The case of Salim al-Aradi, a dual Libyan-Canadian national who has been detained for a year without charge, highlights pervasive repression by the authorities in the United Arab Emirates (UAE), said Amnesty international.
Salim al-Aradi has been in detention since August 29, 2014. He was held in secret detention for several months after he was first arrested and is believed to have been tortured or otherwise ill-treated in custody. His health is said to be deteriorating rapidly and he has been denied access to adequate medical care.
“The unlawful treatment of Salim al-Aradi demonstrates the extreme tactics the UAE authorities are resorting to in the name of protecting national security,” said Said Boumedouha, Deputy Director of the Middle East and North Africa Programme at Amnesty International.
“Locking someone up for an entire year without charge is grossly unjust and a very serious violation of their rights. Salim al-Aradi should either be immediately charged with an internationally recognizable criminal offence or else released.”
Salim al-Aradi was arrested in the early hours of August 29. 2014 in Dubai. The police gave no reason for his arrest, but it is believed that the authorities suspect that he is linked to the Muslim Brotherhood. His family told Amnesty International that he is not politically active and is not a member of the Muslim Brotherhood. He had been living in the UAE for a number of years.
Hours earlier, his brother Mohamed al-Aradi had been summoned by police for questioning. Mohamed al-Aradi was held in secret detention before being released nearly four months later and deported to Turkey without any explanation as to why he had been detained. The brothers were among at least 10 Libyans arrested within the space of a month in the UAE.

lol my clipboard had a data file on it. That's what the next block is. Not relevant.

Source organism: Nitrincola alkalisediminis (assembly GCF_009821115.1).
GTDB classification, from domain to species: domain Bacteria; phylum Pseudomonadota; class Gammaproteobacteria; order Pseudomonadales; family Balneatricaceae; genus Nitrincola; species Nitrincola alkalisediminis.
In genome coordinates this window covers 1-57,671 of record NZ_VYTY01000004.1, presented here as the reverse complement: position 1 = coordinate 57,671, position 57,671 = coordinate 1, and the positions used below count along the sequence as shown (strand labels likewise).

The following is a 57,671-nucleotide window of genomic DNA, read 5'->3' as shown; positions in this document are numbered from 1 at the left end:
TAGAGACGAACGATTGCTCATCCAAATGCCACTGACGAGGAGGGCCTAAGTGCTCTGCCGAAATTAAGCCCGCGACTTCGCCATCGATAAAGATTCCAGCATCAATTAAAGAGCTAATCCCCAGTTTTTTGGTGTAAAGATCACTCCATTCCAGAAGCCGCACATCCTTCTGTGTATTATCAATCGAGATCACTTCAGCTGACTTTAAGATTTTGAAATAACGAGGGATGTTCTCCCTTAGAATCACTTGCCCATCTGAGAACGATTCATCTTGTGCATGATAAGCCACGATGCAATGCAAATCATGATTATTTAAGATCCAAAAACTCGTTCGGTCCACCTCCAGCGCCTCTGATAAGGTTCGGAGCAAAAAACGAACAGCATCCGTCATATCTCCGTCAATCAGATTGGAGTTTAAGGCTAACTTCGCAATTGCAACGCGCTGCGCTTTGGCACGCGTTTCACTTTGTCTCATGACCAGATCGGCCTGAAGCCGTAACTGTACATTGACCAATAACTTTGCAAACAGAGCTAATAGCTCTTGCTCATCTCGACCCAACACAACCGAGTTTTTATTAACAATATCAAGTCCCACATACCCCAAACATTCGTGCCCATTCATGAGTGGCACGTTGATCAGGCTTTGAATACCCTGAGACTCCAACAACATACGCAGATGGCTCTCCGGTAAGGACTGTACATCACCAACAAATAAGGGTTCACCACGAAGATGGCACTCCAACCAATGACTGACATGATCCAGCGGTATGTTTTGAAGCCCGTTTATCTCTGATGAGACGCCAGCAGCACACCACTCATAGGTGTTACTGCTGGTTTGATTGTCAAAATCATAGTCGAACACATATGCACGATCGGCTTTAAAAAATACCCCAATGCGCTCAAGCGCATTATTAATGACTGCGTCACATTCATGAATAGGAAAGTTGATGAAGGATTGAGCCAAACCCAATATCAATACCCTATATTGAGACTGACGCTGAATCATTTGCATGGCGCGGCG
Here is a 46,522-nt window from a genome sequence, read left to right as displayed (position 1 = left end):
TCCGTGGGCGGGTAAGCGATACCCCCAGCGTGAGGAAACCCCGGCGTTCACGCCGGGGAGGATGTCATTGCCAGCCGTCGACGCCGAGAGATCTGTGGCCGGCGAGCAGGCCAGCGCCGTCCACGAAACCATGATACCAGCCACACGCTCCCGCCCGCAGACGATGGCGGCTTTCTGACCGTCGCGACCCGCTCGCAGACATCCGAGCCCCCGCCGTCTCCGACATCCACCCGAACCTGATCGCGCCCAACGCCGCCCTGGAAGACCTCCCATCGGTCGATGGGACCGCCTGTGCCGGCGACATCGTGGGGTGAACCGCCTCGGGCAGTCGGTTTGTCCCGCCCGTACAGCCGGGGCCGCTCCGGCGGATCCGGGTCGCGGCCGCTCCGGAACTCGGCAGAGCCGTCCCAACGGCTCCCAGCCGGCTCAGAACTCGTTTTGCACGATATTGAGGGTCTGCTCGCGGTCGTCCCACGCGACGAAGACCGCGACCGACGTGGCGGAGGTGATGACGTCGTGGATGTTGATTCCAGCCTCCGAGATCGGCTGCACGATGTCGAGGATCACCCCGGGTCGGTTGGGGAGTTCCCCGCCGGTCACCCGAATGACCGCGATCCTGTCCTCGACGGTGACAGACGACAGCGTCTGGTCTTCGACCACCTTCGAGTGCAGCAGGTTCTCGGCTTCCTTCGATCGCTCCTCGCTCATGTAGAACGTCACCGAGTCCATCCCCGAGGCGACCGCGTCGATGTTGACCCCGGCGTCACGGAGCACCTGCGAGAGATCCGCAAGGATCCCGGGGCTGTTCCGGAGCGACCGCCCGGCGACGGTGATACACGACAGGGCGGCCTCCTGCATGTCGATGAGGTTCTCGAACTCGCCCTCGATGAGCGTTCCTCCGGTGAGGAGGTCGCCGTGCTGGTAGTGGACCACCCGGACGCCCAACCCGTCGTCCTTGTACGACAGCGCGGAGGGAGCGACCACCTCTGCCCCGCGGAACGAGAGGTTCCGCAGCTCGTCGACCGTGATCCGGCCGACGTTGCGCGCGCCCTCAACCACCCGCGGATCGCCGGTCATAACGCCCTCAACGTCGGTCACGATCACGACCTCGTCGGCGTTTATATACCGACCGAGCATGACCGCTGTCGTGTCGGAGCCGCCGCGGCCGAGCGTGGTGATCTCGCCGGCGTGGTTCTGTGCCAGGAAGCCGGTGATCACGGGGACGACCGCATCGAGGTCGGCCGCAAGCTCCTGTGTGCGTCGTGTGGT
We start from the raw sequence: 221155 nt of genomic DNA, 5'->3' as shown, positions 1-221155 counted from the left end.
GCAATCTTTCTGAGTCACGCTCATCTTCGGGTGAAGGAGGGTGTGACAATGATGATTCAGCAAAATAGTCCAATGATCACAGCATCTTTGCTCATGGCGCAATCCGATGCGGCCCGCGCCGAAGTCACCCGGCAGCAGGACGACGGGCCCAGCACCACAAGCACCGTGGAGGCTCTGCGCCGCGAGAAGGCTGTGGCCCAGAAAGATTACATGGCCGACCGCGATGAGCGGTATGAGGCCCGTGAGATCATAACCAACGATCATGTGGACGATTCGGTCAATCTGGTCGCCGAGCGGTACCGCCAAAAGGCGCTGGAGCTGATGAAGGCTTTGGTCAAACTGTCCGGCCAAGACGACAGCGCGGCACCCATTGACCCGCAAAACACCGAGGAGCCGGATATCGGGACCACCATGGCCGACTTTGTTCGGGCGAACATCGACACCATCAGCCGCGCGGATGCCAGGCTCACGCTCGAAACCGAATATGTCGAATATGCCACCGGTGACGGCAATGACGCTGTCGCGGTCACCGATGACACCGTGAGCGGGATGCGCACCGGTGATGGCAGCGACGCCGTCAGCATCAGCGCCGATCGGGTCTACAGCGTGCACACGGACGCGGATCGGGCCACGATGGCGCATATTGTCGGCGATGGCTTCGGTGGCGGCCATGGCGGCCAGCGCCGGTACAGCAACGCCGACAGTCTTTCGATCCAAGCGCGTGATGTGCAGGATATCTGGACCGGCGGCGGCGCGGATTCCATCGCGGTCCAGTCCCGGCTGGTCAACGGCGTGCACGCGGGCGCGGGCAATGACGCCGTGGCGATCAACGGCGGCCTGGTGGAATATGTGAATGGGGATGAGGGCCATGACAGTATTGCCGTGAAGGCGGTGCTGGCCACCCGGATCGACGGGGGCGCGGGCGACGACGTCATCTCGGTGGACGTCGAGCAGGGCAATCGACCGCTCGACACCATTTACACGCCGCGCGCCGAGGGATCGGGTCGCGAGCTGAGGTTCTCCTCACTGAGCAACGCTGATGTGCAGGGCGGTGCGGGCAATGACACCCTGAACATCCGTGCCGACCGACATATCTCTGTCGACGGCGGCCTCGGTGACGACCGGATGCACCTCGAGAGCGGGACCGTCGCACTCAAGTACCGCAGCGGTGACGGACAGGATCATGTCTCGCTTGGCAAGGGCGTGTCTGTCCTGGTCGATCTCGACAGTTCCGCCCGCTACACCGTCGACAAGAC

Mohamed al-Aradi also said that he had suffered torture and other ill-treatment, including beatings and sleep deprivation, in custody. He was denied access to his family and lawyers. He described his time in detention to Amnesty International:
“The torture was systematic. There were many different rooms and each room had a different interrogator. They worked in shifts so I was with each interrogator for two hours before being moved on to the next room and next interrogator.
“I was beaten all over. Every day they would focus on beating one area of my body…. They sat me on an electric chair and wanted to give me electric shocks. The only thing that stopped them was a metal rod that I have in my knee so the electric shocks would have killed me. Instead, they water-boarded me.
“The first question they asked me was ‘Are you a member of the Muslim Brotherhood?’ After long days of interrogations, beating, and sleep deprivation, I even started to question my own sanity.”
Once, while being questioned, he heard his brother Salim al-Aradi screaming from another room. “The interrogators said to me: ‘Do you hear that? That is your brother screaming’,” he told Amnesty International.
“When I asked for my rights I was told that I was in a place where rights do not exist.”
Salim al-Aradi has a pre-existing spinal condition, which causes chronic back pain that has been aggravated by his detention. He has been denied access to adequate medical care.
Salim al-Aradi’s wife has been was allowed to visit him only once since he was moved to al-Wathba Prison in Abu Dhabi. She has said that he had lost a lot of weight and had a burn mark on his hand, suggesting he may have been tortured or otherwise ill-treated.
Salim al-Aradi is among dozens of foreign nationals who are subjected to enforced disappearance for months and held without charge in the UAE.
“The UAE authorities have rounded up dozens of people on a whim, even when there appears to be no evidence of any wrongdoing. They have ripped up the rule book and are trampling all over the rights of these individuals,” said Said Boumedouha.
“The UAE authorities simply deny any wrongdoing. They have ignored calls from UN human rights experts to independently investigate torture allegations, and they continue to display utter contempt for due process and the rule of law where pro-reform activists and foreign nationals are involved.”
The international community routinely turns a blind eye to the UAE’s appalling human rights record, which rarely receives global media attention.
Salim al-Aradi is among 10 Libyan businessmen who were held in secret detention for several months. Four were released in December 2014 and deported to Turkey. The rest are still arbitrarily detained without charge. They include Kamal al-Darat, a dual Libyan-US national who is the eldest of the six detainees and is also suffering from severe health problems.